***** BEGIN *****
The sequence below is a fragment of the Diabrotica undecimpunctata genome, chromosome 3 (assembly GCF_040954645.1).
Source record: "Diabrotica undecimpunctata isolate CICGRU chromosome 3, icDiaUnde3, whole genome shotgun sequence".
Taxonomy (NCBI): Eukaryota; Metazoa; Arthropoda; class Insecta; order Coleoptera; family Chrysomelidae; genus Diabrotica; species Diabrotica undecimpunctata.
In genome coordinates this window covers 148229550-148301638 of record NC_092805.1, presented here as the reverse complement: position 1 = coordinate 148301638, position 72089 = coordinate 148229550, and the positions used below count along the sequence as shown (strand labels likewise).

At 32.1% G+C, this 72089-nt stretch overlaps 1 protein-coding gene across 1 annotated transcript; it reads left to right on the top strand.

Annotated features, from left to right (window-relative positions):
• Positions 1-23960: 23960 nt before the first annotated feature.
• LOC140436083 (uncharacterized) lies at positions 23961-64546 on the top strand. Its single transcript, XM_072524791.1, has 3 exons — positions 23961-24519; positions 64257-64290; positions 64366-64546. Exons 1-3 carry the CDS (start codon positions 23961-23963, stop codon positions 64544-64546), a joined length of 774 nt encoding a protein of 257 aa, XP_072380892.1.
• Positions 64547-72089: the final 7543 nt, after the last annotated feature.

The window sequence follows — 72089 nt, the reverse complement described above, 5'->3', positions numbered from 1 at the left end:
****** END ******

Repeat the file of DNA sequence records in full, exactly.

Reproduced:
The sequence below is a fragment of the Diabrotica undecimpunctata genome, chromosome 3 (assembly GCF_040954645.1).
Source record: "Diabrotica undecimpunctata isolate CICGRU chromosome 3, icDiaUnde3, whole genome shotgun sequence".
Taxonomy (NCBI): Eukaryota; Metazoa; Arthropoda; class Insecta; order Coleoptera; family Chrysomelidae; genus Diabrotica; species Diabrotica undecimpunctata.
In genome coordinates this window covers 148229550-148301638 of record NC_092805.1, presented here as the reverse complement: position 1 = coordinate 148301638, position 72089 = coordinate 148229550, and the positions used below count along the sequence as shown (strand labels likewise).

At 32.1% G+C, this 72089-nt stretch overlaps 1 protein-coding gene across 1 annotated transcript; it reads left to right on the top strand.

Annotated features, from left to right (window-relative positions):
• Positions 1-23960: 23960 nt before the first annotated feature.
• LOC140436083 (uncharacterized) lies at positions 23961-64546 on the top strand. Its single transcript, XM_072524791.1, has 3 exons — positions 23961-24519; positions 64257-64290; positions 64366-64546. Exons 1-3 carry the CDS (start codon positions 23961-23963, stop codon positions 64544-64546), a joined length of 774 nt encoding a protein of 257 aa, XP_072380892.1.
• Positions 64547-72089: the final 7543 nt, after the last annotated feature.

The window sequence follows — 72089 nt, the reverse complement described above, 5'->3', positions numbered from 1 at the left end: